I found it interesting to review Damian Fowler’s book American Impresario: David Gockley’s Life in Opera almost exactly one year after Matthew Shilvock took up the torch from Gockley as General Director of the San Francisco Opera. While there was much to enjoy in this book (including the sumptuous photographs), I have to say that it was Gockley’s own words, compiled in a “Finale” section entitled “Gockley on the Future of American Opera,” that set my own “little grey cells” buzzing. I enjoyed the extent to which these “text clips” could be frank and open without giving the sense that they were deliberately trying to provoke.
However, even if we set aside provocation, there are some passages that deserve to be held open to question. My guess is that different readers will feel different ways about which passages these are. For my part, I would like to dwell on just one of them:
And we must remember that critics have too often misjudged a work at its premiere, witness A Quiet Place and Nixon in China.
Now, without trying to speak for or against any of my colleagues, I feel it necessary to point out that, in many ways, a fully-staged opera is a bit like the elephant in that old joke about three blind men trying to describe it. Given my own predispositions, I almost always begin by grabbing that elephant by the music, trying the best I can to sort out how much of my listening has to do with the composer and how much has to do with how the music is being performed. Others prefer to grab the elephant by the libretto, approaching the music in the role it plays in telling the story. Then, of course, there are those who grab the elephant by the stage director, who sometimes has his/her own priorities in how to approach that story or the music through which the story is told.
However, what those of us who write try to do goes far beyond description. As Gockley rightfully observed, we need to draw upon description in the service of judgment. This is no easy matter.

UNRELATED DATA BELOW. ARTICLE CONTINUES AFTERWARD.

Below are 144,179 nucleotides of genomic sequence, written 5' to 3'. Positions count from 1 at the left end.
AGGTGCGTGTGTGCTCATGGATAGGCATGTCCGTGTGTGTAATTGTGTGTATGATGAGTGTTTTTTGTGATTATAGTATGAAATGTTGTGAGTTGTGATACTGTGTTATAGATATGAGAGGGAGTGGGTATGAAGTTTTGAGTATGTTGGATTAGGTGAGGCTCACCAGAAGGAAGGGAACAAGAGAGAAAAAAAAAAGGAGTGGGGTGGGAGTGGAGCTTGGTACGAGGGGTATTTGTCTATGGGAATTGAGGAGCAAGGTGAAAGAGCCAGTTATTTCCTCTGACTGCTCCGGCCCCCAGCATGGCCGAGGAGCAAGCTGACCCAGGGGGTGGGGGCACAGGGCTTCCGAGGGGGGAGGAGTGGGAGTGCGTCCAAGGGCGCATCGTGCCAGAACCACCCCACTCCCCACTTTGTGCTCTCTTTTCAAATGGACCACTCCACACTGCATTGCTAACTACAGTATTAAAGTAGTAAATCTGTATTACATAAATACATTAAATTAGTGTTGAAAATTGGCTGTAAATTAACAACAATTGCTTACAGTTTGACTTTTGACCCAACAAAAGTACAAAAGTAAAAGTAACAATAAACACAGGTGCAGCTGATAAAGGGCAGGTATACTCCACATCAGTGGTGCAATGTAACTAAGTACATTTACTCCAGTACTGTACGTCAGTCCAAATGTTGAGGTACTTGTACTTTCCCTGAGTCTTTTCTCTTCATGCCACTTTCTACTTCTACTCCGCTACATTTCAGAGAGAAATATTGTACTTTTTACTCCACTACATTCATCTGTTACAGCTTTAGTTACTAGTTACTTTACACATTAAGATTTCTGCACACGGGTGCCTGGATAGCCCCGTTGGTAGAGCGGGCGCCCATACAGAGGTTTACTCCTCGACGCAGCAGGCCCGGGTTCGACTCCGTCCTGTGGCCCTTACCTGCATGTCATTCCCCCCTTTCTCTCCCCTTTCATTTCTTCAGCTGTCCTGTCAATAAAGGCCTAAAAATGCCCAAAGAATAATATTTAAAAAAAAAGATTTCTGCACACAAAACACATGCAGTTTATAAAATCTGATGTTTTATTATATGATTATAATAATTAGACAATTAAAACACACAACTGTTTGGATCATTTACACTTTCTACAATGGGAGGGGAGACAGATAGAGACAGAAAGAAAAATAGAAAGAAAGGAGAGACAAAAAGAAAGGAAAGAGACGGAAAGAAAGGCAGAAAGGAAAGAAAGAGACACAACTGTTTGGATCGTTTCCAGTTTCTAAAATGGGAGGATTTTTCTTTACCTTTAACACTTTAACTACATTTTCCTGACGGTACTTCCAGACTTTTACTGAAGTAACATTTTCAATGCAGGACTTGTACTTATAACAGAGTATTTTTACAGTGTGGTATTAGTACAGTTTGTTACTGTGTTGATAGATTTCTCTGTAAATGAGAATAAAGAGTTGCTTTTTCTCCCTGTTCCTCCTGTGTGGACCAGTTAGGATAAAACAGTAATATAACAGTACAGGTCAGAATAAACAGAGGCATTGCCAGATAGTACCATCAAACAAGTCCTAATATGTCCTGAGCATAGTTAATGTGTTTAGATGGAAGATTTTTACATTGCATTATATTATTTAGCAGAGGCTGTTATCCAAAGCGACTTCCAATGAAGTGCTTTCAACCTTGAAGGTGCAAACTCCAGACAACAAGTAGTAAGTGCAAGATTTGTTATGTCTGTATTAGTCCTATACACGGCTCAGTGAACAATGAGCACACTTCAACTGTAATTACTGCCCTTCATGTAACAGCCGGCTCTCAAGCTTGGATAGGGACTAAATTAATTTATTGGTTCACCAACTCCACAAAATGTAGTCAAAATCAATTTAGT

Those whose knowledge of Immanuel Kant goes beyond any handy “bluffer’s guide” probably know that he wrote three major works that he called “critiques.” The last of these is the Critique of the Power of Judgment, and it was preceded by the Critique of Pure Reason and the Critique of Practical Reason. These, of course, parallel the so-called “transcendentals” of the beautiful (judgment), the true (pure reason), and the good (practical reason). Furthermore, each is situated in what Jürgen Habermas chose to call a separate “world,” truth in the objective world, beauty in the subjective world, and goodness in the social world. Lest this all feel like an unnecessary sideshow, I should observe that I was first drawn to read the Critique of the Power of Judgment when I found out that the first half of the book was devoted entirely to aesthetics.
This is what takes us back to the Gockley sentence quoted above. Whether or not we admit it, those of us who exercise that “power of judgment” in our writing will probably agree that judgment is context-dependent; and we will probably agree with Kant that our own subjectivity is part of that context. Where things get tricky, however, is that, even if we know that there is a context, we are not always positioned to specify just what the context is. One reason for this paradox is that, for better or worse, each of us engaged in the act of writing cannot avoid bringing our own personal history into that context.
This is not meant to serve as an excuse when someone (such as Gockley) accuses one of us of “misjudgment.” Rather, the very complexity upon which judgment is contingent should affirm that, at least where aesthetic matters are concerned, there is no “misjudgment.” There is the exercise of judgment, and there is the possibility for argumentation when different conclusions of judgment disagree. However, because we are doing what we do in the subjective world, there is no exercise of “pure reason” that will unfailingly resolve the argumentation one way or the other. All there is is the inevitable premise that each of us has a point of view and some of us are better at appreciating another point of view than others are.
None of these thoughts are likely to be of much use in the real world. The general director of a performing arts organization has to reconcile fiscal solvency with the fact that the audience side of any performance space is going to be filled with a wide diversity of “powers of judgment.” At the end of the day it all comes down to donations and subscriptions; and, now that the Internet has created a culture in which we expect everything to be free, the game that the general director must play is getting harder and harder to win.
These days I am thankful simply for having capacities to both have and express opinions. However, those opinions are cultivated in a field of experiences, so to speak. Given prevailing economic and social conditions, I have no idea how long that field will remain fertile. All I can do is hope for the best!